Review: With previous releases from some of the top heads of the electronic spectrum, including Leif, Steevio, Arnaldo and more, the imprint UntilMyHeartStops returns with its latest release, this time for mysterious producer Ekeko. Rich analog tape waves sit nicely beside thick 909 rhythmic elements throughout this killer three tracker. The title track "Beyond Good & Evil" starts things of with strong spirit, taking pulsations of warping synths and balancing them with hazy club driven patterns. This theme continues through "FM Joy" and "Eye Ache" but with a wider focus on the dubbier elements of the electro and house spectrum.
Review: Having recently revived his Utopia Project alias for a surprise new 12" on Running Back, legendary New York deep house producer Rheji Burrell returns to Gerd Janson's label with an EP credited to another one of his Nu Groove era pseudonyms, NY Housin' Authority. "Out Of Body Experience" boasts seven tracks, all of which explore similar sonic pastures to the project's classic, late '80s/early '90s material. That means tactile synthesizer basslines, ear-catching melodies, classic house synth sounds and drum machine beats rich in Burrell's usual infectious swing. Highlights include the breezy and life-affirming jazziness of "3rd Time", the bass-heavy, intergalactic thump of "5th Time" (a cut that would neatly fit into Bleep techno-influenced sets) and the summery warmth of "2nd Time".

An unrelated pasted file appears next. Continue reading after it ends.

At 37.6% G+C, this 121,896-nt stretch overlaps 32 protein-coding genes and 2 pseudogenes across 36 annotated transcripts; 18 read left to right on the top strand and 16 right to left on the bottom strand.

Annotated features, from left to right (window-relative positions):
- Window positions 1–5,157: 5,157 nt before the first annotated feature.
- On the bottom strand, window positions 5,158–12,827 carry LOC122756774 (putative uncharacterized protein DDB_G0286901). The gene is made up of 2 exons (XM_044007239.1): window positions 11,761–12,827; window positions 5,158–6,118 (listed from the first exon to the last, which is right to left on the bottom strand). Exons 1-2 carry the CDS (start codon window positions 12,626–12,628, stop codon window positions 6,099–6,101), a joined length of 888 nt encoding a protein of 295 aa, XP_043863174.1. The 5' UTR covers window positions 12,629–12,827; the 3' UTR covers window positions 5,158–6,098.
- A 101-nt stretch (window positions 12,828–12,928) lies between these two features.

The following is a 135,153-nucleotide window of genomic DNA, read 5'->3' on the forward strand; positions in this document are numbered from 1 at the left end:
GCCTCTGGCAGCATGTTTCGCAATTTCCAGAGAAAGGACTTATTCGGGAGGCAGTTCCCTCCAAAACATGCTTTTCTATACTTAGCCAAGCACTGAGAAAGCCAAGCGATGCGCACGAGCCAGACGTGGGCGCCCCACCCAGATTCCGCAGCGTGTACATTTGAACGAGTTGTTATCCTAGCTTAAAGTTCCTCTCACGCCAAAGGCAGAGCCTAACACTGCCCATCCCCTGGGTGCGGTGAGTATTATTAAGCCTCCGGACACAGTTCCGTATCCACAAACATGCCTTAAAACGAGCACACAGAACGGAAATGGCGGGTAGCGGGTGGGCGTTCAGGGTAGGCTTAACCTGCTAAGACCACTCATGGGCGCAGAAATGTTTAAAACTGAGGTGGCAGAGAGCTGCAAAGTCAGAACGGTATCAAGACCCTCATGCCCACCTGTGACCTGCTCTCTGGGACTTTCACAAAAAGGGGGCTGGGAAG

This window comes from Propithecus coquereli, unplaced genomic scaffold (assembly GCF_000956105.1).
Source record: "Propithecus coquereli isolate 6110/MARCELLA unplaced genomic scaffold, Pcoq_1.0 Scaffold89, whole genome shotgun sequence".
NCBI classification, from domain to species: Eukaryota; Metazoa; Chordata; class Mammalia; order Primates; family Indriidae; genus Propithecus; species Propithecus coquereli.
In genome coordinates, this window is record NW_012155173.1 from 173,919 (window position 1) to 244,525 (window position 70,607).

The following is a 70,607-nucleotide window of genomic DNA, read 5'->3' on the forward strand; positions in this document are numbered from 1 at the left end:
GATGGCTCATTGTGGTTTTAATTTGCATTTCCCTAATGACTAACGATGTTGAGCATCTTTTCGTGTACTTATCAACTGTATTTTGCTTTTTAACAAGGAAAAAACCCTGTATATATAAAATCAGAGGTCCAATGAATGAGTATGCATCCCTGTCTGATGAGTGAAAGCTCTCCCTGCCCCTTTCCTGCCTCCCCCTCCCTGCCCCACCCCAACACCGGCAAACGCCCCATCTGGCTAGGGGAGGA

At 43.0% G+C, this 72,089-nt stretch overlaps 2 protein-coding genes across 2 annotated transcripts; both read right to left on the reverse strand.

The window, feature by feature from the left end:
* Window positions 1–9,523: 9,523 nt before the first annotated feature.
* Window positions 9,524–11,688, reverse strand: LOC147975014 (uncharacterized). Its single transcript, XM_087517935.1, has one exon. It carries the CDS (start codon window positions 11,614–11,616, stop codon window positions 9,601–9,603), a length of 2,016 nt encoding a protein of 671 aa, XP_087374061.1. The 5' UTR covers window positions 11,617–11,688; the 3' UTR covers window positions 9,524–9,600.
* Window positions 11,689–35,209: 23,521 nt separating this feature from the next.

Momma's Groove (Jimpster Hip Replacement mix) (7:36)
Review: The latest must-check missive from deep house reissue specialists Groovin' takes us back to 2007 and one of the most infectious, insatiable cuts in Osunlade's sprawling back catalogue. First featured on his Strictly Rhythm-released album "Elements Beyond", "Momma's Groove" features Osunlade adding his own evocative spoken word vocals to a low-down deep house groover crafted from disco-funk style bass, flanged guitar licks, jazzy sax solos and typically tribal drums. Over on side B there's a chance to Jimpster's "Hip Replacement Mix", which transforms Osunlade's killer cut into a rolling slab of immersive deep house haziness perfectly suited to heads-down peak-time plays.